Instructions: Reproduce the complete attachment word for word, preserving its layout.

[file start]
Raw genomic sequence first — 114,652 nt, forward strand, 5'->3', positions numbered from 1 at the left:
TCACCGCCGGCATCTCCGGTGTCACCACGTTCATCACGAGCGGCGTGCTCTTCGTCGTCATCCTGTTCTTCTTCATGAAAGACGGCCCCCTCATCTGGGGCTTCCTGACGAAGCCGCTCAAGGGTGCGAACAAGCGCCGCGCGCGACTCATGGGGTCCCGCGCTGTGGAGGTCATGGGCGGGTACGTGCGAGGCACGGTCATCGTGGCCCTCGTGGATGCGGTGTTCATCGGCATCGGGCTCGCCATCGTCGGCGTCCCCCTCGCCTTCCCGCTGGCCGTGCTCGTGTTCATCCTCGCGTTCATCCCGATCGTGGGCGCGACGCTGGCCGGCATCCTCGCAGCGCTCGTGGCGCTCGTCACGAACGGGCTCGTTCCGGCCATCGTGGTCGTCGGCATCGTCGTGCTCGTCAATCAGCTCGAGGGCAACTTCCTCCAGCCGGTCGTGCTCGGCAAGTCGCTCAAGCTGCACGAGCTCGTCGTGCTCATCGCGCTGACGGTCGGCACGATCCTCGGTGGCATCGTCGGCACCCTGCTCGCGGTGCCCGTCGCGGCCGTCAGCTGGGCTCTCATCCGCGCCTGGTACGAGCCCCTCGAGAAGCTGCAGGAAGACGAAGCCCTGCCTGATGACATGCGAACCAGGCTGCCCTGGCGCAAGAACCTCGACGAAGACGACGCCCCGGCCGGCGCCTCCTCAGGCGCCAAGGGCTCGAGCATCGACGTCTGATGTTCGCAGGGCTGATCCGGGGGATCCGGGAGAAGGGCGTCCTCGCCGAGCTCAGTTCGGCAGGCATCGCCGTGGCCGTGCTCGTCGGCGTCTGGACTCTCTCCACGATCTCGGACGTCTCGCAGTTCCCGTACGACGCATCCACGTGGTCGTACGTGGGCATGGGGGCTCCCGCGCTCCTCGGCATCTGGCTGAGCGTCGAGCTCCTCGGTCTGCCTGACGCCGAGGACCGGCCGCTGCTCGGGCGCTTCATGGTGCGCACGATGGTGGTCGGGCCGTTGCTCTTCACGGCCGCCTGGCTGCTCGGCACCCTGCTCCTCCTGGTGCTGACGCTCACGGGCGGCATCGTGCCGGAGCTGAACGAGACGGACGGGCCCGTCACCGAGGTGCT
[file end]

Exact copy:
Raw genomic sequence first — 114,652 nt, forward strand, 5'->3', positions numbered from 1 at the left:
TCACCGCCGGCATCTCCGGTGTCACCACGTTCATCACGAGCGGCGTGCTCTTCGTCGTCATCCTGTTCTTCTTCATGAAAGACGGCCCCCTCATCTGGGGCTTCCTGACGAAGCCGCTCAAGGGTGCGAACAAGCGCCGCGCGCGACTCATGGGGTCCCGCGCTGTGGAGGTCATGGGCGGGTACGTGCGAGGCACGGTCATCGTGGCCCTCGTGGATGCGGTGTTCATCGGCATCGGGCTCGCCATCGTCGGCGTCCCCCTCGCCTTCCCGCTGGCCGTGCTCGTGTTCATCCTCGCGTTCATCCCGATCGTGGGCGCGACGCTGGCCGGCATCCTCGCAGCGCTCGTGGCGCTCGTCACGAACGGGCTCGTTCCGGCCATCGTGGTCGTCGGCATCGTCGTGCTCGTCAATCAGCTCGAGGGCAACTTCCTCCAGCCGGTCGTGCTCGGCAAGTCGCTCAAGCTGCACGAGCTCGTCGTGCTCATCGCGCTGACGGTCGGCACGATCCTCGGTGGCATCGTCGGCACCCTGCTCGCGGTGCCCGTCGCGGCCGTCAGCTGGGCTCTCATCCGCGCCTGGTACGAGCCCCTCGAGAAGCTGCAGGAAGACGAAGCCCTGCCTGATGACATGCGAACCAGGCTGCCCTGGCGCAAGAACCTCGACGAAGACGACGCCCCGGCCGGCGCCTCCTCAGGCGCCAAGGGCTCGAGCATCGACGTCTGATGTTCGCAGGGCTGATCCGGGGGATCCGGGAGAAGGGCGTCCTCGCCGAGCTCAGTTCGGCAGGCATCGCCGTGGCCGTGCTCGTCGGCGTCTGGACTCTCTCCACGATCTCGGACGTCTCGCAGTTCCCGTACGACGCATCCACGTGGTCGTACGTGGGCATGGGGGCTCCCGCGCTCCTCGGCATCTGGCTGAGCGTCGAGCTCCTCGGTCTGCCTGACGCCGAGGACCGGCCGCTGCTCGGGCGCTTCATGGTGCGCACGATGGTGGTCGGGCCGTTGCTCTTCACGGCCGCCTGGCTGCTCGGCACCCTGCTCCTCCTGGTGCTGACGCTCACGGGCGGCATCGTGCCGGAGCTGAACGAGACGGACGGGCCCGTCACCGAGGTGCT